My relationship with alcohol could easily be described as, “She doesn’t know how to quit, no matter how much she hates herself and her bank account after.” Not exactly the most healthy relationship I’ve been in. After too many mornings of the classic, “I am never drinking again,” and a wedding blackout that I really wish I could remember–I decided to stop messing around and quit drinking for a month. Though drinking for many people is about letting go, for me, I had let go a little too much and needed to feel somewhat in control again. The next day is always blah with tons of guilt and embarrassment, and I knew that I could be better to myself.
At first, I didn’t think that stopping drinking was going to be a big deal. I figured life would continue as normal and at the end of the month I could shrug it off and move on to my next phase. But I began to realize quickly that most of my social plans are usually accompanied with drinks: wine nights with the girls, dancing and tequila shots, and mimosas at brunch with my parents.
Not drinking was much more difficult than I thought. I found myself having to explain myself over and over again to people who I never felt like I owed anything to before. Once I turned down a drink and said, “I’m not drinking right now,” my statement was usually met with expressions of confusion. “I want to stop hating myself after drinking” began to feel like a lame excuse rather than my genuine feelings after having said it to yet another person. The looks of confusion were often accompanied by disappointing sounds and sometimes an empathetic, “Sorry, that sucks. Let me know when you start again.”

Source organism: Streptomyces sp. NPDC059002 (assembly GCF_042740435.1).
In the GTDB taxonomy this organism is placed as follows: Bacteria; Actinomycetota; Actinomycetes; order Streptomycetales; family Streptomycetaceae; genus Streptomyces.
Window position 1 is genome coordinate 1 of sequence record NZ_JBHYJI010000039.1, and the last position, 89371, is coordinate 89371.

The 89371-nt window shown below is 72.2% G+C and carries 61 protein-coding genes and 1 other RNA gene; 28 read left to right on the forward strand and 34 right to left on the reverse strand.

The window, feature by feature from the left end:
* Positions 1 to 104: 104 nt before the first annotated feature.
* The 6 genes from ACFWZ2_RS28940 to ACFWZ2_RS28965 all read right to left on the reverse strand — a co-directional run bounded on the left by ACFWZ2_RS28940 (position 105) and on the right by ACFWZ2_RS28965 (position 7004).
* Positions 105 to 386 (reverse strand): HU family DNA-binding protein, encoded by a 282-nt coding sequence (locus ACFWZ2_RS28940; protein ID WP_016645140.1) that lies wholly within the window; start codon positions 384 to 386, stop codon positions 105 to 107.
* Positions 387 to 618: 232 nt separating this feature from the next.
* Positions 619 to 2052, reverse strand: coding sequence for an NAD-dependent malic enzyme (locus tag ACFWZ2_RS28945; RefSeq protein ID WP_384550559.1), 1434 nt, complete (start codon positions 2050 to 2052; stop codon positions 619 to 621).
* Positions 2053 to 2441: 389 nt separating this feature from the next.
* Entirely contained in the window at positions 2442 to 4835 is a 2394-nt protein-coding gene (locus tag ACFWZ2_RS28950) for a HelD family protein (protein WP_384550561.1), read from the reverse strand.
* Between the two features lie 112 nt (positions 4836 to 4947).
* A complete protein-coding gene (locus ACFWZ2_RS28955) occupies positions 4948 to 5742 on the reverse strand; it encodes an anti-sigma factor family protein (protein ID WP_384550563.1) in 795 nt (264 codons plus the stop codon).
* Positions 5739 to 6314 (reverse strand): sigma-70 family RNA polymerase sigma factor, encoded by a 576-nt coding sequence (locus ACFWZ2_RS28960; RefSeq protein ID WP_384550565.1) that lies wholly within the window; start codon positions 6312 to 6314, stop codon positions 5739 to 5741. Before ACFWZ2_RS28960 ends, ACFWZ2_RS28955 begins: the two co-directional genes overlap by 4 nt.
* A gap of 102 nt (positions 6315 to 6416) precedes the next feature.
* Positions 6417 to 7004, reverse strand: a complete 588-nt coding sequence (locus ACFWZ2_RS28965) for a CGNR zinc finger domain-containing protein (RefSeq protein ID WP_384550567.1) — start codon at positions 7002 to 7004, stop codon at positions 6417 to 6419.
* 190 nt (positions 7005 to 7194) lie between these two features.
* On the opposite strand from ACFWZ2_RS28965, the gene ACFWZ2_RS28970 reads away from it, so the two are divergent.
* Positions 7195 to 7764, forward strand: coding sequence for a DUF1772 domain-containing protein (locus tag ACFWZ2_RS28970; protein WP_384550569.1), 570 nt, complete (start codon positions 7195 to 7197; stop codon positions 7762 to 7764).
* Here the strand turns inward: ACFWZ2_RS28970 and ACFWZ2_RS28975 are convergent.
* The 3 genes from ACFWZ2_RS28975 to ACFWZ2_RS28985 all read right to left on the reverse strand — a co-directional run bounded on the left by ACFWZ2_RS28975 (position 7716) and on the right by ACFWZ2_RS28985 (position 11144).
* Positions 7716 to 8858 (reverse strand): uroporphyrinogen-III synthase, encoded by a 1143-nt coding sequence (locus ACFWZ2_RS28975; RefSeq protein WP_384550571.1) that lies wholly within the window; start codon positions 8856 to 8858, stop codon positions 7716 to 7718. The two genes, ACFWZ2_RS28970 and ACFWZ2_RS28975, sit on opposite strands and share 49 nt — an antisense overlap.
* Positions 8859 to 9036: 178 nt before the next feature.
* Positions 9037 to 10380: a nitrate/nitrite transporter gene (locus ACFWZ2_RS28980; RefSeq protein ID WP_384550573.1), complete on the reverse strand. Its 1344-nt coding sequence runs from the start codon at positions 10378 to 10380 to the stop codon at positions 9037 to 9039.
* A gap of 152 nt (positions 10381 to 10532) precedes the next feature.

Regardless of how it made other people feel, I made a change for myself and not anyone else. I noticed some slight changes in my lifestyle while undergoing my dry run. Before I stopped drinking, I had some difficulties falling asleep and spent the night tossing and turning. Surprisingly, I felt like my sleep has improved tremendously and I am also able to wake up feeling rested. However, the biggest change I noticed was in my bank account. I saved so much money by not drinking, it was a pretty big difference in balances.
After my month was over I learned that alcohol had seeped into much more of my life than I had ever realized. There were many more situations that I had to explain myself in than I expected. For me, giving up drinking was a part of getting to know myself a little better and realizing that I have the option to control my health and choices. Guilt doesn’t have to go hand in hand with alcohol. I don’t think I’m going to go back fully to the way I used to drink, but hey, everything is better in moderation.
Photo by: Andrew Dizon
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